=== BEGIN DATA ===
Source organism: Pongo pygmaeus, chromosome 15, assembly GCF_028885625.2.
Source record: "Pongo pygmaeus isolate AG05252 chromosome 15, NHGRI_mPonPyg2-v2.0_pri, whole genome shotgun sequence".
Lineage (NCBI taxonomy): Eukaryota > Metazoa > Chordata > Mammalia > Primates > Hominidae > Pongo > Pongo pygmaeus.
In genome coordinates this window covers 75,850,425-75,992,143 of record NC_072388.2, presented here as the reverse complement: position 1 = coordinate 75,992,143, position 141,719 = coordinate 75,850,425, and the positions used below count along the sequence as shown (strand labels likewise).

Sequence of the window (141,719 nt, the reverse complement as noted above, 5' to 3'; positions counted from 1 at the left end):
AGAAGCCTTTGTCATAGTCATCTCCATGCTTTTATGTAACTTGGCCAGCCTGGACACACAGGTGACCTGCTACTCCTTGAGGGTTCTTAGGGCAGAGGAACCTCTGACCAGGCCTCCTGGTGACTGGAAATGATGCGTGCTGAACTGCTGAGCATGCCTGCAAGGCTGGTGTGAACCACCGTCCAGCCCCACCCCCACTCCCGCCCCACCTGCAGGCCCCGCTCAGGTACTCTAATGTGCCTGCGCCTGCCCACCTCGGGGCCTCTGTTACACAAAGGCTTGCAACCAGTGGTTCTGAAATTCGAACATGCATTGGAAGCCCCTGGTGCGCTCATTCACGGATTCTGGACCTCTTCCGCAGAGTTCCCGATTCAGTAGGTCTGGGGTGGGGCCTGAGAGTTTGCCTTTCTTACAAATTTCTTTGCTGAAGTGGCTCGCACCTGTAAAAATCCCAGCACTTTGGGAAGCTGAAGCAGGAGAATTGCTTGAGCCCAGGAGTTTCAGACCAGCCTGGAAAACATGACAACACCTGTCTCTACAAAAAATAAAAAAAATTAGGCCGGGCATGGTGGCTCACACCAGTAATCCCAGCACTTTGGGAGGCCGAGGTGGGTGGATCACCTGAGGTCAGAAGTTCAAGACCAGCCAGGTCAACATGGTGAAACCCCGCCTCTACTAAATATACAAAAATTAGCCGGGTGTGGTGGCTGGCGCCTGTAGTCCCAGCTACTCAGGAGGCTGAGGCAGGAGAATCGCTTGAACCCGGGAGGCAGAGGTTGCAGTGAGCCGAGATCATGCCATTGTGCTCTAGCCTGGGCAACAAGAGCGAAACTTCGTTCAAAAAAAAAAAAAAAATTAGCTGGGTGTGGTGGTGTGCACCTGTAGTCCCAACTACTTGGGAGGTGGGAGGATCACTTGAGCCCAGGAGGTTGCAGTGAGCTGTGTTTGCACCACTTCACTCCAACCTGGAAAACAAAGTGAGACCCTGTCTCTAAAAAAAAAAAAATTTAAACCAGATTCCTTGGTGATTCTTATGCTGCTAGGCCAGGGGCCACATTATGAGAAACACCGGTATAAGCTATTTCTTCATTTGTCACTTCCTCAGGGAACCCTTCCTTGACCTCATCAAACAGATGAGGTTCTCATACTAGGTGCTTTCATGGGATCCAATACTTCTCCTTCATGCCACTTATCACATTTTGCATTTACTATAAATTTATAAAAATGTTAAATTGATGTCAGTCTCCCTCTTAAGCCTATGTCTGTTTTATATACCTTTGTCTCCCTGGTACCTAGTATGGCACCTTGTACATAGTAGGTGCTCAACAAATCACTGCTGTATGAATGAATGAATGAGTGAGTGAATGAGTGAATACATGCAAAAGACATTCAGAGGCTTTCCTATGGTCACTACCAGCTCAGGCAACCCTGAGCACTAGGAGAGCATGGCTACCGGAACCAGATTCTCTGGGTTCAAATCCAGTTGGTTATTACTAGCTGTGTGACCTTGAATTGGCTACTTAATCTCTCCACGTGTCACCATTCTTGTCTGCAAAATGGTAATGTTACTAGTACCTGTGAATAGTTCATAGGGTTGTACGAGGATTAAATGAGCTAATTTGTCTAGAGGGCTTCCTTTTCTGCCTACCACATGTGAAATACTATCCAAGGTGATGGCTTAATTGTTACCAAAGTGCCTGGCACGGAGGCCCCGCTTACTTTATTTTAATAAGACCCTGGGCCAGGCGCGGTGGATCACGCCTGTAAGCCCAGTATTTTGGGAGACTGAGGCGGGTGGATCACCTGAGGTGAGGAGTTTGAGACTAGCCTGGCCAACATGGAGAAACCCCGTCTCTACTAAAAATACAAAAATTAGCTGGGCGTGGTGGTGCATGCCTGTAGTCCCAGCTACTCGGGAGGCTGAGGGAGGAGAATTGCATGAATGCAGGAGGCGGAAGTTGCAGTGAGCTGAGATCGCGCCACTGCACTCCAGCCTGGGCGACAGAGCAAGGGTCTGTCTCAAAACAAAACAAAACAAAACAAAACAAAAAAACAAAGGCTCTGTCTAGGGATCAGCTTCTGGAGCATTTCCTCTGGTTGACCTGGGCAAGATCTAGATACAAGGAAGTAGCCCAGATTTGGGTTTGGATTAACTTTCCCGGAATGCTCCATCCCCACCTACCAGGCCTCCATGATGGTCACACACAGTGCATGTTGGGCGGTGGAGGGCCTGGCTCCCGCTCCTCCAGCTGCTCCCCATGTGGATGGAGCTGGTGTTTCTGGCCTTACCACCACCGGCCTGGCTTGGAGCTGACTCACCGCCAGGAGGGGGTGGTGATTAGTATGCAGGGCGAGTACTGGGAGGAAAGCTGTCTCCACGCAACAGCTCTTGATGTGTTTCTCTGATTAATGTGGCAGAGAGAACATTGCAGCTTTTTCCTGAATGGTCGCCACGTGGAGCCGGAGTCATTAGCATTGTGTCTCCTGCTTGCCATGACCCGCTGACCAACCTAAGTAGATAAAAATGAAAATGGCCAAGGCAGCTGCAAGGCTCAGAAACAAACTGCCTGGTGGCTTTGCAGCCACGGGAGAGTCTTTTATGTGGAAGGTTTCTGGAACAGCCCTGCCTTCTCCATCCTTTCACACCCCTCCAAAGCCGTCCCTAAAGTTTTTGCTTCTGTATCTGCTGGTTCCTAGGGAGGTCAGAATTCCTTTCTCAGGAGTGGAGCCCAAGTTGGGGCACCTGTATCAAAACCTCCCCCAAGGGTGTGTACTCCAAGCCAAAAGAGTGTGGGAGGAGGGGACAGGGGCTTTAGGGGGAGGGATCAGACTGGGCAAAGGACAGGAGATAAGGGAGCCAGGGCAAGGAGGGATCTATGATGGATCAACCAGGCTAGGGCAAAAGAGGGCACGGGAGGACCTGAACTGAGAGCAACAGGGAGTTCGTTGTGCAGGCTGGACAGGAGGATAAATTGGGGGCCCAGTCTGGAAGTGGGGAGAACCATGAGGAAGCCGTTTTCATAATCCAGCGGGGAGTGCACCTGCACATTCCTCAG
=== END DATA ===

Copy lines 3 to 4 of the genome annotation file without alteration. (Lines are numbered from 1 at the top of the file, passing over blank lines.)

Lineage (NCBI taxonomy): Eukaryota > Metazoa > Chordata > Mammalia > Primates > Hominidae > Pongo > Pongo pygmaeus.
In genome coordinates this window covers 75,850,425-75,992,143 of record NC_072388.2, presented here as the reverse complement: position 1 = coordinate 75,992,143, position 141,719 = coordinate 75,850,425, and the positions used below count along the sequence as shown (strand labels likewise).